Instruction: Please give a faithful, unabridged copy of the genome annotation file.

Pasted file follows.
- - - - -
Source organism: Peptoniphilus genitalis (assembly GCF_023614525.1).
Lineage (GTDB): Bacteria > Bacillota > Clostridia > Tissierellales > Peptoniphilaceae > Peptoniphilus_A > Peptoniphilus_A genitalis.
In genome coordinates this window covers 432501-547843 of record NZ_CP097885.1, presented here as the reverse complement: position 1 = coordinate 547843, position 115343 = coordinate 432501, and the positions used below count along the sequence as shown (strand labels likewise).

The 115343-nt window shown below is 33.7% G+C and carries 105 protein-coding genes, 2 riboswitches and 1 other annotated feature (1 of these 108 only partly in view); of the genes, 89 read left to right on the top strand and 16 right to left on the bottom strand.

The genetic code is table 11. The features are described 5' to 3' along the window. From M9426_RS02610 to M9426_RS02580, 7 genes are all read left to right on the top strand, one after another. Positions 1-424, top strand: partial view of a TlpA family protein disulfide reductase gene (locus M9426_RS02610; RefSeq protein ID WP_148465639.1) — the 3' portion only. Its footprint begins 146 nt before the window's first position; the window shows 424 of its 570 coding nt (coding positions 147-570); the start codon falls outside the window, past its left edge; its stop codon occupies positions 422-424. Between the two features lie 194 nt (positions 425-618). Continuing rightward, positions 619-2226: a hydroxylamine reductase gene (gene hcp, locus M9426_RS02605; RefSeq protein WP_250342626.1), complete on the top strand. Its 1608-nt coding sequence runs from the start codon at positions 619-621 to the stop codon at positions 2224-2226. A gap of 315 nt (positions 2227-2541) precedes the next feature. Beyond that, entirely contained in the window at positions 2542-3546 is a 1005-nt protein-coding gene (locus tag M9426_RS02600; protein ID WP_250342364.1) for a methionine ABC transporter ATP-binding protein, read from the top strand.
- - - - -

Source organism: Peptoniphilus genitalis (assembly GCF_023614525.1).
Lineage (GTDB): Bacteria > Bacillota > Clostridia > Tissierellales > Peptoniphilaceae > Peptoniphilus_A > Peptoniphilus_A genitalis.
In genome coordinates this window covers 432501-547843 of record NZ_CP097885.1, presented here as the reverse complement: position 1 = coordinate 547843, position 115343 = coordinate 432501, and the positions used below count along the sequence as shown (strand labels likewise).

The 115343-nt window shown below is 33.7% G+C and carries 105 protein-coding genes, 2 riboswitches and 1 other annotated feature (1 of these 108 only partly in view); of the genes, 89 read left to right on the top strand and 16 right to left on the bottom strand.

The genetic code is table 11. The features are described 5' to 3' along the window. From M9426_RS02610 to M9426_RS02580, 7 genes are all read left to right on the top strand, one after another. Positions 1-424, top strand: partial view of a TlpA family protein disulfide reductase gene (locus M9426_RS02610; RefSeq protein ID WP_148465639.1) — the 3' portion only. Its footprint begins 146 nt before the window's first position; the window shows 424 of its 570 coding nt (coding positions 147-570); the start codon falls outside the window, past its left edge; its stop codon occupies positions 422-424. Between the two features lie 194 nt (positions 425-618). Continuing rightward, positions 619-2226: a hydroxylamine reductase gene (gene hcp, locus M9426_RS02605; RefSeq protein WP_250342626.1), complete on the top strand. Its 1608-nt coding sequence runs from the start codon at positions 619-621 to the stop codon at positions 2224-2226. A gap of 315 nt (positions 2227-2541) precedes the next feature. Beyond that, entirely contained in the window at positions 2542-3546 is a 1005-nt protein-coding gene (locus tag M9426_RS02600; protein ID WP_250342364.1) for a methionine ABC transporter ATP-binding protein, read from the top strand.